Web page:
Each year hundreds of thousands of dollars in cash and prizes are given away by businesses via competitions. There are a number of reasons why businesses run competitions (also referred to as trade promotions). Competitions, when compared to discounting, can be a more cost effective marketing method in that predetermined prizes are being given away as opposed to a percentage off an undetermined number of sales.

Competitions can increase sales. Entrants in a competition can be required to purchase a product or service to enter. If the competition is structured correctly, the same customers can then lodge multiple entries when they purchase multiple products. Most of the top consumer brands run competitions in this way, promoting the competition on the product and at point of sale.

Competitions can also help businesses build customer databases. When it receives an entry in a competition, a business is provided with useful information about a consumer. In doing so, it is essential that the business comply with the Privacy Act, National Privacy Principles and Spam Act.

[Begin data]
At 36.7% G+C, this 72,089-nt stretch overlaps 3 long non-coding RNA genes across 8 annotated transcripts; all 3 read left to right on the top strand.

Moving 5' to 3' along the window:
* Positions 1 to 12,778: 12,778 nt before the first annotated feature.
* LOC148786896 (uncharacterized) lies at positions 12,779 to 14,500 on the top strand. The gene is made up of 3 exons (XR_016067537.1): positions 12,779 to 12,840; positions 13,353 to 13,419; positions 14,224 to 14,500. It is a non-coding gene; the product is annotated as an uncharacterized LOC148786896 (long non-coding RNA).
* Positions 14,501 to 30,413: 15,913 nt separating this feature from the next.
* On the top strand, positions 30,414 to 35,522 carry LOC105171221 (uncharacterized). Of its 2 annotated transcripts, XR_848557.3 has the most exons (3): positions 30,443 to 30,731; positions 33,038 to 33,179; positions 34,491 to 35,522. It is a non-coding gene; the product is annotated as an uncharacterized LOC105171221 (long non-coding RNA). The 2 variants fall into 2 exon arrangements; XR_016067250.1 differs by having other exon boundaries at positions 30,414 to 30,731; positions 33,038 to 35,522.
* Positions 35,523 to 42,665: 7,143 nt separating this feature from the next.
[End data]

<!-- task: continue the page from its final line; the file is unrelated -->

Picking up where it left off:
The essentials

There are many requirements to consider when establishing a competition. When drafting terms and conditions, a business must fully set out how and when people can enter, what the prizes are, their value, how the winners will be determined and how winners will be notified. Consideration must also be given to how many times people can enter the competition. The primary responsibility of the business is to be fair and abide by the terms and conditions.

Competition permits will usually be required from the state gaming agencies if the winners of a competition are determined on the basis of an element of chance such as a prize draw. Competition permits will not be required if winners are determined by a suitably qualified judge or judges on the skill shown in the entrant’s answer and there is no element of chance involved.


When conducted properly, competitions can be an exciting and cost effective way of increasing sales and further promoting a business’ goods and services. Businesses give away cash and prizes as they receive something in return and consumers love to win prize.